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Proc Natl Acad Sci U S A. 1992 Nov 15;89(22):10802-6.

Inhibition of human immunodeficiency virus type 1 expression by a hairpin ribozyme.

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Department of Medicine, University of California, San Diego, La Jolla 92093-0665.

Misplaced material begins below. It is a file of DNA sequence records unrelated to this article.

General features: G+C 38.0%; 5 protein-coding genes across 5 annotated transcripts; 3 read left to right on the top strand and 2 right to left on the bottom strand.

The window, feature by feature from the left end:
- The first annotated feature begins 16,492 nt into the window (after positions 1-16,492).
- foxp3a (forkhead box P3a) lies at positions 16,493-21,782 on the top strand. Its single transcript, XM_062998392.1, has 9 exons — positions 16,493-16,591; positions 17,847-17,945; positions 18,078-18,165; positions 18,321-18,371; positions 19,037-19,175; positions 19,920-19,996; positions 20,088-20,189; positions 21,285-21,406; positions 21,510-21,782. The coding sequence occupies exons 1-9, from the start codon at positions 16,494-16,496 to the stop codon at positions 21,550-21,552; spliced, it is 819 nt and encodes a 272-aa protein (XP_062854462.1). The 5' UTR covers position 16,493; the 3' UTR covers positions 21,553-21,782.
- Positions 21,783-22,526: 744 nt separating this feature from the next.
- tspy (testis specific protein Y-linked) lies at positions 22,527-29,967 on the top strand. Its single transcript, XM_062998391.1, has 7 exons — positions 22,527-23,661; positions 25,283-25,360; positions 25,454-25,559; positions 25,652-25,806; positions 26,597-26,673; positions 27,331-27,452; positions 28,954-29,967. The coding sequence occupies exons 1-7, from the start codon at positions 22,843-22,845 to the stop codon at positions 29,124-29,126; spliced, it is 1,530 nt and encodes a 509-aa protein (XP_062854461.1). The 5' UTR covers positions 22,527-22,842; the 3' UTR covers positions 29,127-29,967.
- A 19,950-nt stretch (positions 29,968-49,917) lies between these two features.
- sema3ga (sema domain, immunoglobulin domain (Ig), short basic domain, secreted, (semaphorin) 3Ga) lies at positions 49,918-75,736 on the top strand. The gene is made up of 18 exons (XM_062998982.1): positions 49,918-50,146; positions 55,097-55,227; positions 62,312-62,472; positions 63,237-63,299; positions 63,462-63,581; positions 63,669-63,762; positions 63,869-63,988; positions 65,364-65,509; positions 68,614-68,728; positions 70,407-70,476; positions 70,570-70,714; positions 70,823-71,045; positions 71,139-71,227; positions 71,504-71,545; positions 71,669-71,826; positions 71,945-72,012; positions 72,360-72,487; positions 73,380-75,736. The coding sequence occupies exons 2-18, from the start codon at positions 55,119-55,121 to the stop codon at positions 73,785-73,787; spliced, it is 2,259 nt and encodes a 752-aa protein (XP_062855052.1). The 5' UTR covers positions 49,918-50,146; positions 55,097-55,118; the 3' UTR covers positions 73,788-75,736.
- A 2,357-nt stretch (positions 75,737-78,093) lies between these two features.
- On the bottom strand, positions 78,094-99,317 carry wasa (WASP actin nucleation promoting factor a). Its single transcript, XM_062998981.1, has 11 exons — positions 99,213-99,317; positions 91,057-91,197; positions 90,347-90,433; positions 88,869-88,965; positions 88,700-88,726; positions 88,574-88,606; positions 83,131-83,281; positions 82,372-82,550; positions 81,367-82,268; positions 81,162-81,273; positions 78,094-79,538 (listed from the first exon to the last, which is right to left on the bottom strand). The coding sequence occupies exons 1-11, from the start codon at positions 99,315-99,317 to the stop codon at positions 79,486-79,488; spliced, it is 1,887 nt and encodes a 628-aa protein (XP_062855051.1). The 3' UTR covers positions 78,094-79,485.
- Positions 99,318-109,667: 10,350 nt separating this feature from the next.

Ribozymes are RNAs that possess the dual properties of RNA sequence-specific recognition, analogous to conventional antisense molecules, and RNA substrate destruction via site-specific cleavage. The cleavage reaction is catalytic in that more than one substrate molecule is processed per ribozyme molecule. We have designed a hairpin ribozyme that cleaves human immunodeficiency virus type 1 (HIV-1) RNA in the leader sequence (at nucleotides +111/112 relative to the transcription initiation site). The ribozyme was tested in vitro and gave efficient and specific cleavage of RNA containing the leader sequence. To test the antiviral efficacy of this ribozyme, we have cotransfected into HeLa cells HIV-1 proviral DNA and a plasmid expressing the ribozyme from the human beta-actin promoter. HIV-1 expression was inhibited as measured by p24 antigen levels and reduced Tat activity. The antiviral effect of the ribozyme appears to be specific and results from directed RNA cleavage; activity requires both a target sequence and a functional RNA catalytic center. These results suggest that this HIV-1-directed hairpin ribozyme may be useful as a therapeutic agent.

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